Monday, October 5, 2009

Yankee Siege Update - September 27, 2009

This spring and summer have been a very busy time for Yankee Siege. I haven't had the time to update our progress. We have been visited by four TV shows. Time Warp (Discovery Channel), Lock and Load (History Channel), All Jacked Up (Country Music TV), and The Science Channel following teams to Punkin Chunkin (more about the shows later).

This year's Punkin Chunkin will almost surely see the two thousand foot barrier broken by a trebuchet. Yankee Siege's goal is to break the 2500 foot barrier! We have fabbed a brand new throwing arm and unveiled it for the first time in front of the cameras for Discovery Channel. The arm is very light and fast! We have reduce the weight of the arm to a mere 600 pounds, down from our previous arm of 800 pounds, down from the original arm of 1200 pounds. Not only have we reduce the weight but we have moved some of the mass of the throwing arm considerably closer to the axle, with the effect of significantly lowering its moment of inertia (resistance to a change in rotational velocity). We are still running 12,000 pounds in the counterweight (94,000 foot-pounds of torque, max). We have only done two throws at the time of this posting. I don't know if the arm can take the stress. If the arm holds up, we could potentially break 2500 feet this year. The cable stayed throwing arm has remained straight as an arrow with these first two throws.

We are unable to accurately measure the distance of the throw. At the 1700 to 1800 foot range the pumpkin disappears into some pine trees on the far side of a ten acre wetland. We can only estimate how far into the pines the pumpkin has flown. The first two throws were very far. They were also very low. Almost a line drive. They left the machine at tremendous speed. We will have to adjust the pin angle or sling length to get a higher path. The second throw appeared to rise about halfway through its flight and just kept climbing and didn't reach a peak till somewhere around the 1500 mark.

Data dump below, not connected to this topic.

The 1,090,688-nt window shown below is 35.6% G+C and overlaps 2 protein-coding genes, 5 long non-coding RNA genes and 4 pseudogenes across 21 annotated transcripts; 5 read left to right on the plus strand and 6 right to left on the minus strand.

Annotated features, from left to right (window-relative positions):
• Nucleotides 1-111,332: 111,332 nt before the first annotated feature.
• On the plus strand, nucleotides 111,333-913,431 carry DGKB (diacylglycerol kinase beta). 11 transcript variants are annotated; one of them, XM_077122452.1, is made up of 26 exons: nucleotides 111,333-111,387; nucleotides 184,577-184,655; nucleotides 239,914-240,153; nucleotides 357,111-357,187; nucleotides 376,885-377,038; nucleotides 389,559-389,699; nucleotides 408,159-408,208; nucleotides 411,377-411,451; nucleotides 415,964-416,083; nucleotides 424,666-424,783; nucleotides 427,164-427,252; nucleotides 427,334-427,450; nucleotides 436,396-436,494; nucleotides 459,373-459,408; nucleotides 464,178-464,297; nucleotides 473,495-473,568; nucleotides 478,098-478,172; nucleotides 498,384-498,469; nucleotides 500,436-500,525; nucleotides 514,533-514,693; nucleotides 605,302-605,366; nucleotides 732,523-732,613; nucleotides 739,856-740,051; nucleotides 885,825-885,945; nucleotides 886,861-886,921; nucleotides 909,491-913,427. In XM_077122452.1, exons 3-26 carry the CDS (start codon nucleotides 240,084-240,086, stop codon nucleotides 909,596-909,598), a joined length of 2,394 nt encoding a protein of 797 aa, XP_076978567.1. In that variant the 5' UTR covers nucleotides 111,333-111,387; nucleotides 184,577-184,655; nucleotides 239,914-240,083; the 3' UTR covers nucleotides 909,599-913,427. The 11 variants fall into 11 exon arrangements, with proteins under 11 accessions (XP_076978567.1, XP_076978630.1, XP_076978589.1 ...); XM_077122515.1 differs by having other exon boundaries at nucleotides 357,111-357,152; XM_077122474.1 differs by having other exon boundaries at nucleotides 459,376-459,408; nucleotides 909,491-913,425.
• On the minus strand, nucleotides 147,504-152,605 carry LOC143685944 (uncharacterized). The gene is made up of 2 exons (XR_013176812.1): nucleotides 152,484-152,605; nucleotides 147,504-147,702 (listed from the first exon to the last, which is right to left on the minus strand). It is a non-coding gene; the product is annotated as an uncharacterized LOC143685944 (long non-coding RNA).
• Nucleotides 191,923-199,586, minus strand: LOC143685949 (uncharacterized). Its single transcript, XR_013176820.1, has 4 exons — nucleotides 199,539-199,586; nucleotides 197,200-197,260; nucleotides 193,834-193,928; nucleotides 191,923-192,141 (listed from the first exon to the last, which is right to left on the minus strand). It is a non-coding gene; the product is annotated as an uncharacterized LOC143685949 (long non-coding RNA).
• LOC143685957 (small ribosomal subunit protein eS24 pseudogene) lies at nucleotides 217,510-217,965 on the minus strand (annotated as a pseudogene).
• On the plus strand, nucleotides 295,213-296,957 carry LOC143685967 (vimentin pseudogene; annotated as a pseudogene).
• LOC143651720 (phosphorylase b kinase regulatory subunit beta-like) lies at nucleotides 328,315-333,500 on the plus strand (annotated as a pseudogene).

The extremely low trajectory would seem to indicate that the throwing arm is rotating significantly faster (higher angular velocity) than our previous throwing arm (the throwing arm is able to "get ahead" of the sling causing the sling to release a little later (similar to the effect of adding more counterweight).

We will be doing public demos at the farm stand for the next five weekends. These demos serve as our practice sessions for Punkin Chunkin.

P.S. Lumina pumpkins are very hard to find in New England, we had a very wet and cold June and July. We will have to practice with orange pumpkins. Does anyone have a souce for Lumina's? If you have a source please e-mail us, Thanks.

P.S.S. A special note to Merlin and Pumpkin Hammer, Good Luck in your practice sessions, stay safe and hope nothing breaks. See you in November.

Steve Seigars, YS

1 comment:

Deane said...

Just a thought on increasing the performance. Don't forget the aerodynamics of the rotating arm. If it is covered with an airfoil fairing it will GREATLY reduce the air resistance. The drag goes up by the square of the speed so your faster arm will benefit even more.